frightened her confoundedly, and were very near taking the game. The
hare, in her flight, climbed a steep place, and found a retreat in
some burrow. One of the more spirited of the dogs, pressing close upon
her, gasping, and expecting to take her in his gripe, went down with
her into the hole. In endeavouring to pull out the hare, he broke one
of his fore-legs. I lifted up my good dog, with his lame leg, and
found the hare half devoured: thus, when I hoped to get something, I
encountered a serious loss."
(Letter ix.)

We will close our remarks upon this subject by introducing a few
descriptive lines, selected from one of the very rare English authors
who have attempted a versification of this exciting sport.

"Yet if for silvan sport thy bosom glow,
Let thy fleet greyhound urge his flying foe.
With what delight the rapid course I view!
How does my eye the circling race pursue!
He snaps deceitful air with empty jaws;
The suttle hare darts swift beneath his paws;
She flys, he stretches, now with nimble bound
Eager he presses on, but overshoots his ground:
Then tears with goary mouth the screaming prey."

('Gay's Poems', vol i.--'Rural Sports', v. 290),--L.]

Mr. Richardson, in his History of the Greyhound, gives a different
derivation of the name of this dog. He says that the 'greyhound' was of
Grecian origin--'cannis Graecus',--that 'Graecus' was not unfrequently
written 'Graeius', and thence was derived the term 'greyhound'. This
derivation, however, is somewhat too far-fetched.

Mention occurs of the greyhound in a very early period of the British
history. He was an inmate of the Anglo-Saxon kennels in the time of
Elfric, king of Mercia. There are paintings of him that can be
satisfactorily traced to the ninth century. In the time of Canute he was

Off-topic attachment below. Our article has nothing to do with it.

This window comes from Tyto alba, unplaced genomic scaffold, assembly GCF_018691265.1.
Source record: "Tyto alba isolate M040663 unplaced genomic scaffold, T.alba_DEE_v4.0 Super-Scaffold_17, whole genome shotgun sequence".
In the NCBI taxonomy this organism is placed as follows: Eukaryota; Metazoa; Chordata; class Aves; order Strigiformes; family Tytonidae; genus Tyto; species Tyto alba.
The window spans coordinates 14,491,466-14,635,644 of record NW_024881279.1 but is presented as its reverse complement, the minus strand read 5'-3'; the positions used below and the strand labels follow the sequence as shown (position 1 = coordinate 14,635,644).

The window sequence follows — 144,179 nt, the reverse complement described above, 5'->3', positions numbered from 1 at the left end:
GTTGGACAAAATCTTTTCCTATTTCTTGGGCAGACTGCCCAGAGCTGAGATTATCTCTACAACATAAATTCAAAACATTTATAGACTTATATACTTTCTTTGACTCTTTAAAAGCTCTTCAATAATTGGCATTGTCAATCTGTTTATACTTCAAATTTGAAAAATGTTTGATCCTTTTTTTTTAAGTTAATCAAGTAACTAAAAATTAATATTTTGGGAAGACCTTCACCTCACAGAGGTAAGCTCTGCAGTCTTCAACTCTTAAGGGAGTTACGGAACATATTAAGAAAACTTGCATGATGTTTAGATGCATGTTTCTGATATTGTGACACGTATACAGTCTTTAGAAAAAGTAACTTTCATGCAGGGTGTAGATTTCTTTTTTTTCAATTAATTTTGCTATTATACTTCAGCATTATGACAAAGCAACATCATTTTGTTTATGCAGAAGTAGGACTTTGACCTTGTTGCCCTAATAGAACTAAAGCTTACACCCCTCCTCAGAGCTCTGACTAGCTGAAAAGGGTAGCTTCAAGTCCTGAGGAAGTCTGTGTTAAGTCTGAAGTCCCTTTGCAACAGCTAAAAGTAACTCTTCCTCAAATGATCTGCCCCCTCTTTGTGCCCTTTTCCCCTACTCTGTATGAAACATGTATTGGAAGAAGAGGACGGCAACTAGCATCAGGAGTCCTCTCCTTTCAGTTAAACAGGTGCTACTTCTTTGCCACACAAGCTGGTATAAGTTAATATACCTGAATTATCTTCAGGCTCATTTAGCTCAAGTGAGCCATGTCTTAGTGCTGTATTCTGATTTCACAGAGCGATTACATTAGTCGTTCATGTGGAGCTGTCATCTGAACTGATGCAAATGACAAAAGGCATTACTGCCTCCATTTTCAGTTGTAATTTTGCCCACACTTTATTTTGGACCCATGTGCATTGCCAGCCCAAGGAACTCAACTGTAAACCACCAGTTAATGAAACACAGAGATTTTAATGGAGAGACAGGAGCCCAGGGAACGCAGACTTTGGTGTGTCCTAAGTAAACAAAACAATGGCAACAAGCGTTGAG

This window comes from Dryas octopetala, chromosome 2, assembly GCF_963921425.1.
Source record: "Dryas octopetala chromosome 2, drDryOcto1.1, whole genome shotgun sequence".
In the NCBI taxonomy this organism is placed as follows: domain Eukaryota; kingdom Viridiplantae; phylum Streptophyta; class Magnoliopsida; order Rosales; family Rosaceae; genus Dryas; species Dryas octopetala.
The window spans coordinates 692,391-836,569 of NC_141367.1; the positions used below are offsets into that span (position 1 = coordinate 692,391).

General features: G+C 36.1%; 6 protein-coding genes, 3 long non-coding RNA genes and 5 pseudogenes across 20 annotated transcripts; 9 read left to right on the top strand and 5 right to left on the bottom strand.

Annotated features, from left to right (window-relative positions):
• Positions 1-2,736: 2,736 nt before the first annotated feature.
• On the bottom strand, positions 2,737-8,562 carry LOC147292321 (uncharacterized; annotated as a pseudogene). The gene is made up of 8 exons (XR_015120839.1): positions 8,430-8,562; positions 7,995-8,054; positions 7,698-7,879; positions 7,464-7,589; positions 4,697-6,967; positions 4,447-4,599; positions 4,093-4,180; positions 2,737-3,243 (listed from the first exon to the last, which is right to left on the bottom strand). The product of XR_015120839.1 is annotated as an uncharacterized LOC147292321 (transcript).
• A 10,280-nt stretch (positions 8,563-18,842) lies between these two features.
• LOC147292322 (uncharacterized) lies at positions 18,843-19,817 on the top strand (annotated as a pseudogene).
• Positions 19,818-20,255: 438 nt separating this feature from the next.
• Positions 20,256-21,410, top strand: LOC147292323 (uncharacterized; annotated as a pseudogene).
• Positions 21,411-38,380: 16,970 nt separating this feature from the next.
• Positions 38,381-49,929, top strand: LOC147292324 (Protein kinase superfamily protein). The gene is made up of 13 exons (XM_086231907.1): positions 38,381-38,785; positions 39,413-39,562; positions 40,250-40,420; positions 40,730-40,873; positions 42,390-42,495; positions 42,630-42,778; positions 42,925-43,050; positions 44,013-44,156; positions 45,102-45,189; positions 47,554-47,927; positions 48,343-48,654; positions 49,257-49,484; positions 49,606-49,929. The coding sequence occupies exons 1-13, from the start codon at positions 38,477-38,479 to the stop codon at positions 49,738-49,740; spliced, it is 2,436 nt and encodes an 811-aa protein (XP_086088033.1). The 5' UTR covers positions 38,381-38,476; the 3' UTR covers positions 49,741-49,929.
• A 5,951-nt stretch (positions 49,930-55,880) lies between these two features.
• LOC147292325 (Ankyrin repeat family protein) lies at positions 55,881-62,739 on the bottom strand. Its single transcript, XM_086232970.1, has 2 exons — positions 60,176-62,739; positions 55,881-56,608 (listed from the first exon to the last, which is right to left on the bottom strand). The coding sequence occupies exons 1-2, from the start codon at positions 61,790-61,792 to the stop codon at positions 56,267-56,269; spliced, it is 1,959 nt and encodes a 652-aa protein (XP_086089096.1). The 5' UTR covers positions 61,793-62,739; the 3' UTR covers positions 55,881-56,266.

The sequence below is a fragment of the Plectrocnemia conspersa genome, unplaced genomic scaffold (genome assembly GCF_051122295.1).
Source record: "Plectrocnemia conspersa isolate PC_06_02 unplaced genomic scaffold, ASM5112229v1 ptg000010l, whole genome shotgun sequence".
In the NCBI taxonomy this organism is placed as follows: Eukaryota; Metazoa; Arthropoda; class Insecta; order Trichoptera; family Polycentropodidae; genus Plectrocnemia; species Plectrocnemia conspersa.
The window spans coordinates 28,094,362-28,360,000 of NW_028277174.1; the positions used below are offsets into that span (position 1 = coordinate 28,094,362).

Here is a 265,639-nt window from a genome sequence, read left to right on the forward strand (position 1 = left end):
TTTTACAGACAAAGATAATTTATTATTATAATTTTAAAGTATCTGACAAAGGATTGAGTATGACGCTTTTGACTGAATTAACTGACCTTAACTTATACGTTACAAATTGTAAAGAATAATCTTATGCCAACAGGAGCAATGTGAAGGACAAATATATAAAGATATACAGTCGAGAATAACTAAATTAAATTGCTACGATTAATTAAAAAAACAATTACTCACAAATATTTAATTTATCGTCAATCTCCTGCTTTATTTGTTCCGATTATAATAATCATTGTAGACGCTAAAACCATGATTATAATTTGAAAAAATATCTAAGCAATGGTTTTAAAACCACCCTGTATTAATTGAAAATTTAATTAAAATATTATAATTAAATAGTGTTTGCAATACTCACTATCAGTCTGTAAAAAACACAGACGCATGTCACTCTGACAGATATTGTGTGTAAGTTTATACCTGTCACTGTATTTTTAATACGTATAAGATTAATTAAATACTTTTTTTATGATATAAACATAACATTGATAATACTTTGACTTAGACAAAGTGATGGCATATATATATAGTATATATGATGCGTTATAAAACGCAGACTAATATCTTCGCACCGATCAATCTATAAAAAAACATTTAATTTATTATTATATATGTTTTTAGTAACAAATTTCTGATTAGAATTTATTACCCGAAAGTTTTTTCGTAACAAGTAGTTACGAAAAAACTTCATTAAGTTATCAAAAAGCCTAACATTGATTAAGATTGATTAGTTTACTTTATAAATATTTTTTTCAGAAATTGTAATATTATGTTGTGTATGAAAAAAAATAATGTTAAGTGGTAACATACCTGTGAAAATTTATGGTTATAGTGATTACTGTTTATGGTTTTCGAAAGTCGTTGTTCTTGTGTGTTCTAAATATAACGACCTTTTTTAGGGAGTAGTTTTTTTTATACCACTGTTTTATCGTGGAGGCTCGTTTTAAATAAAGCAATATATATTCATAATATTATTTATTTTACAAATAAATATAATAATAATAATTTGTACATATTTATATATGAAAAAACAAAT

reckoned first in degree of rank among the canine species, and no one
under the degree of a gentleman, 'liberalis', or more properly, perhaps
a 'freeholder', was allowed by the forest laws to keep them. Even he
could not keep them within two miles of a royal forest, unless two of
the toes were cut off and for every mile that an uncut dog was found
within this distance a fine of a shilling was levied on the owner. The
nobleman was rarely seen abroad without his hawk upon his fist, and his
greyhound at his side.

Henry II was passionately fond of them. John spared no expense to
procure good horses and swift hounds, and appears frequently to have
received greyhounds in lieu of money on the issue or removal of grants.
For the renewal of a grant in the year 1203 he received five hundred
marks, ten horses, and ten leashes of greyhounds, and for another, in
1210, one swift running horse and six greyhounds.

The Isle of Dogs, now devoted to purposes of commerce, received its name
from its having been, at this period, the receptacle of the greyhounds
and spaniels of this monarch. It was selected on account of its
contiguity to Waltham and the other royal forests where coursing was a
frequent amusement. For the same purpose he often took up his abode at
Greenwich. [12]

Blount's Ancient Tenures abound with instances of the high repute in
which this dog has ever been held in Great Britain. The holders of land
in the manor of Setene in Kent were compelled, as the condition of their
tenure to Edward I and II, to lend their greyhounds, when this king went
into Gascony, "so long as a pair of shoes of 4d price would last."
Edward III was partial to greyhounds; for when he was engaged in war
with France he took with him sixty couples of them, besides other large